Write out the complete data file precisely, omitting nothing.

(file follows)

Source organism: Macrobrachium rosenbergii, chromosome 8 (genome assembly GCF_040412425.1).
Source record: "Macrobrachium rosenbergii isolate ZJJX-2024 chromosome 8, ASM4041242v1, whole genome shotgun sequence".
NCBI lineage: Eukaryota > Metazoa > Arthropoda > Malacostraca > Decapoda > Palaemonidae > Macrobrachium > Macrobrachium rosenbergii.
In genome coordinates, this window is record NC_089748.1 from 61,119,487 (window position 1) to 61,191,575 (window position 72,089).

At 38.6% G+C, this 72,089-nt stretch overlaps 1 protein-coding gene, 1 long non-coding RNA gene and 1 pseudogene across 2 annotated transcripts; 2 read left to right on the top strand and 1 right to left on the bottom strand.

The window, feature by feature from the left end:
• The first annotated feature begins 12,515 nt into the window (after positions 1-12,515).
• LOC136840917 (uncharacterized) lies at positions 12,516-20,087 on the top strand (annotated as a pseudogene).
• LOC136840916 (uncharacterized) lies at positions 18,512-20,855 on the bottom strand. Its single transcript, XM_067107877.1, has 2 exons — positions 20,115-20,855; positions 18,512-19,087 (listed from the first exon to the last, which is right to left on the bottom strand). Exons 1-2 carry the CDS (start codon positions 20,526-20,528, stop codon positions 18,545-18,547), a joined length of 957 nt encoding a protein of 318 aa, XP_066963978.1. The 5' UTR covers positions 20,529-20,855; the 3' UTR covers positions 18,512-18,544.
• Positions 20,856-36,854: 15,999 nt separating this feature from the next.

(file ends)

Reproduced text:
Source organism: Macrobrachium rosenbergii, chromosome 8 (genome assembly GCF_040412425.1).
Source record: "Macrobrachium rosenbergii isolate ZJJX-2024 chromosome 8, ASM4041242v1, whole genome shotgun sequence".
NCBI lineage: Eukaryota > Metazoa > Arthropoda > Malacostraca > Decapoda > Palaemonidae > Macrobrachium > Macrobrachium rosenbergii.
In genome coordinates, this window is record NC_089748.1 from 61,119,487 (window position 1) to 61,191,575 (window position 72,089).

At 38.6% G+C, this 72,089-nt stretch overlaps 1 protein-coding gene, 1 long non-coding RNA gene and 1 pseudogene across 2 annotated transcripts; 2 read left to right on the top strand and 1 right to left on the bottom strand.

The window, feature by feature from the left end:
• The first annotated feature begins 12,515 nt into the window (after positions 1-12,515).
• LOC136840917 (uncharacterized) lies at positions 12,516-20,087 on the top strand (annotated as a pseudogene).
• LOC136840916 (uncharacterized) lies at positions 18,512-20,855 on the bottom strand. Its single transcript, XM_067107877.1, has 2 exons — positions 20,115-20,855; positions 18,512-19,087 (listed from the first exon to the last, which is right to left on the bottom strand). Exons 1-2 carry the CDS (start codon positions 20,526-20,528, stop codon positions 18,545-18,547), a joined length of 957 nt encoding a protein of 318 aa, XP_066963978.1. The 5' UTR covers positions 20,529-20,855; the 3' UTR covers positions 18,512-18,544.
• Positions 20,856-36,854: 15,999 nt separating this feature from the next.